Gravy in its most common form is simply the lipids and similar liquids that are effused from meats while cooking and are then subsequently thickened using flour or cornstarch. Though there are other forms of gravy such as instant broth or vegetable gravy, it is this meat-sourced gravy that is found in most traditional gravies1.
It is because of the particular constituents of gravy that it is so susceptible to spoiling if not stored in the best possible conditions.
Yes, gravy may be frozen, though this will depend on the sort of ingredients that were incorporated into the gravy while cooking. The exact length of time it was left out in the open will also shorten its shelf-life, so it is important to keep these factors in mind while preserving your gravy.
Can You Freeze Instant Gravy?
Instant gravy most commonly consists of powdered broth as well as certain types of thickeners depending on the exact brand that has been purchased. Because of their dehydrated nature, they will last for quite some time within their packaging, and as such usually do not require freezing.
However, should you have already reconstituted the gravy or have opened the package but allowed it to remain in its dehydrated form, the gravy may develop fungal spores if left out in the open for an extended period of time.
While most food and packaging companies process their gravy in such a way that they are relatively microbiologically sterile within their storage packaging, once the container has been compromised, the gravy will be at risk of contamination. Even with the added preservatives many companies introduce to the gravy, it is only a matter of time until the instant gravy becomes unsafe to eat.
As such, it is advisable to move the powdered or reconstituted gravy to a resealable air-tight container and to place it in the freezer for up to six months. Ensure that the container is slightly larger than the total volume of the gravy if you have reconstituted it, as the liquid will expand once frozen.
Does Freezing Gravy Make It Solid?
Yes. Despite gravy being primarily consisting of lipids and amino acids secreted by the meat as it is cooked, there are still hydrogen molecules present within the molecular matrix of the gravy, and as such they will align themselves in a hexagonal and more broad structure when subjected to freezing temperatures2.
In layman’s terms, this means that the gravy will indeed freeze solid, even if it mostly consists of fat. Because of this phenomenon, gravy will often require thawing prior to being used. Should you wish to avoid this delay before serving the gravy, it is possible to refrigerate it instead.
How to Prepare Gravy for Freezing
Before even beginning to freeze your gravy, it is best to first allow it to cool to room temperature. This is done because placing any sort of hot object within the freezer will cause steam to form and therein successively allow water to condensate both along the inside of the storage container and the freezer itself.
This will make it both difficult to defrost the gravy as well as cause your freezer to develop a thick layer of ice along its walls, necessitating a defrosting of the freezer.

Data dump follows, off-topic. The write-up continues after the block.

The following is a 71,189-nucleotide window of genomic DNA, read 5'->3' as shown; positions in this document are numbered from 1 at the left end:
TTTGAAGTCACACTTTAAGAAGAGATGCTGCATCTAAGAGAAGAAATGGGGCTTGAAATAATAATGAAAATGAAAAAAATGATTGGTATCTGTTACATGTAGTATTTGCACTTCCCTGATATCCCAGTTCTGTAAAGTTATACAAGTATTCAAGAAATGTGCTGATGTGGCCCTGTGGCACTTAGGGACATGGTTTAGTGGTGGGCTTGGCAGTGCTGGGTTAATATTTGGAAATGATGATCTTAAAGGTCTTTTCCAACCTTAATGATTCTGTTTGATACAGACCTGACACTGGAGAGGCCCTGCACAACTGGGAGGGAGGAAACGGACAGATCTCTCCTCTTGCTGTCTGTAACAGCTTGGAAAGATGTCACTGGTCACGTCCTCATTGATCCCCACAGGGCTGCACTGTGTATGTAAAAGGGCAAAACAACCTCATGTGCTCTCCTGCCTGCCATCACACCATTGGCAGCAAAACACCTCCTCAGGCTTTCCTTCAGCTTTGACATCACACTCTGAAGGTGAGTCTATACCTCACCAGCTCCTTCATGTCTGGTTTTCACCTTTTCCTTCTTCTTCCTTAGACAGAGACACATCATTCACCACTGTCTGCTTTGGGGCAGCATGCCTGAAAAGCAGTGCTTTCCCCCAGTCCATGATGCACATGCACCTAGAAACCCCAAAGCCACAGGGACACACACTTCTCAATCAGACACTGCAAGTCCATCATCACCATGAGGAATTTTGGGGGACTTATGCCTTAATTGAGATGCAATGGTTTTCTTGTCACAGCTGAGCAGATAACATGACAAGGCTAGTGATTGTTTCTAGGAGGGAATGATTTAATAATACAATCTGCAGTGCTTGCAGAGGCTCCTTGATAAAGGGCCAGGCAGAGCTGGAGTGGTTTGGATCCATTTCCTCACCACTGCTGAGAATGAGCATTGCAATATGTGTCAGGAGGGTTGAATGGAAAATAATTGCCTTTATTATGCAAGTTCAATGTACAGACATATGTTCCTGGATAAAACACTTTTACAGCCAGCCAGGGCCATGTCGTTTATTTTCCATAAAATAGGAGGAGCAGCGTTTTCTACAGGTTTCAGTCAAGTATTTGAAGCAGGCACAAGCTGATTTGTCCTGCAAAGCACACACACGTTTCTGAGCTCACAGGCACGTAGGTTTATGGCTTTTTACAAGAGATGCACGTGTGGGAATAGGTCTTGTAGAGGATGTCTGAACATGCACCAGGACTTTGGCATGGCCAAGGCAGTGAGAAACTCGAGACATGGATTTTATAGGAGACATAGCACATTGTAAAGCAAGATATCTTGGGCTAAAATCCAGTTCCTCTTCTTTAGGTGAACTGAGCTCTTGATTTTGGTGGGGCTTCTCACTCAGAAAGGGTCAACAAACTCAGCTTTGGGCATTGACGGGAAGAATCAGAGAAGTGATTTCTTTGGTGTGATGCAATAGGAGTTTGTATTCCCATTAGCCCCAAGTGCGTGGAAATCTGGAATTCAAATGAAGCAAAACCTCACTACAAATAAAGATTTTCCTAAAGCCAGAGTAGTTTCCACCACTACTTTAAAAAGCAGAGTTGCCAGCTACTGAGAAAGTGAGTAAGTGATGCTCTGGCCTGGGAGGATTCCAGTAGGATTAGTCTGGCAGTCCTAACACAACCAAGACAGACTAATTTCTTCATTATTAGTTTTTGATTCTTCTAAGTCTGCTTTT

Apart from allowing the gravy to cool down, you will also require a spoon, a resealable plastic pouch and a freezer capable of reaching temperatures as low as 32°F.
How to Freeze Gravy
Freezing gravy is quite simple. After gathering the required equipment and allowing the gravy to cool to a temperature low enough that no steam will form, simply spoon the gravy into your resealable plastic pouch.
Ensure that there is approximately an inch of space between the top of the gravy and the opening of the pouch, as the gravy will expand and may rupture the bag if there is not enough open space.
Place the bag of gravy to be frozen within the deepest part of your freezer, far from any source of rapidly moving air such as a vent or freezer fan.
If all conditions are found to be ideal, gravy will last for up to four months in the freezer so long as it is not repetitively thawed and then frozen.
How to Thaw Gravy
In order to thaw your previously frozen gravy, first remove the gravy from the freezer and place in the fridge overnight or for at least six hours. Keep the gravy away from the crisper drawer as this may cause condensation within the plastic bag.
Once sufficiently liquid again, heat a sauce-pan at low heat and pour the gravy into the pan.
Stir the pan constantly so as to prevent the formation of any clumps. If the heat is too high, this may cause the flour within the gravy to congeal, creating an uneven and sticky texture.
After sufficiently heating, plate the gravy and serve immediately.
What to Do if Gravy has Separated During Storage
In the event that the rapidly changing temperatures of storage have caused your gravy to separate, or if you have cooked it improperly, gravy must be either re-emulsified or a binding agent should be introduced.
To do so, simply add more flour while stirring the gravy on a saucepan at low heat. This will act as a thickening agent and allow the meat-juices to reintegrate into the entirety of the sauce.
Otherwise, if this is not possible or there is no flour available in your kitchen, one may place the gravy in a food processor or blender and blitz it at low speeds. Bullet blenders will work best for this option, as higher pressures will cause the gravy to re-emulsify more quickly.
It is important to first thaw your gravy completely before attempting either of these steps, as frozen gravy will damage the blades of your blender or food processor.
1. Peter, K.V. (2012). Handbook of Herbs and Spices. Woodhead Publishing Series in Food Science, Technology and Nutrition. Elsevier Science
2. R. Nave. (N.D.) “The Expansion of Water Upon Freezing” HyperPhysics Chemistry Governors State University Chicago Southland http://hyperphysics.phy-astr.gsu.edu/hbase/Chemical/waterdens.html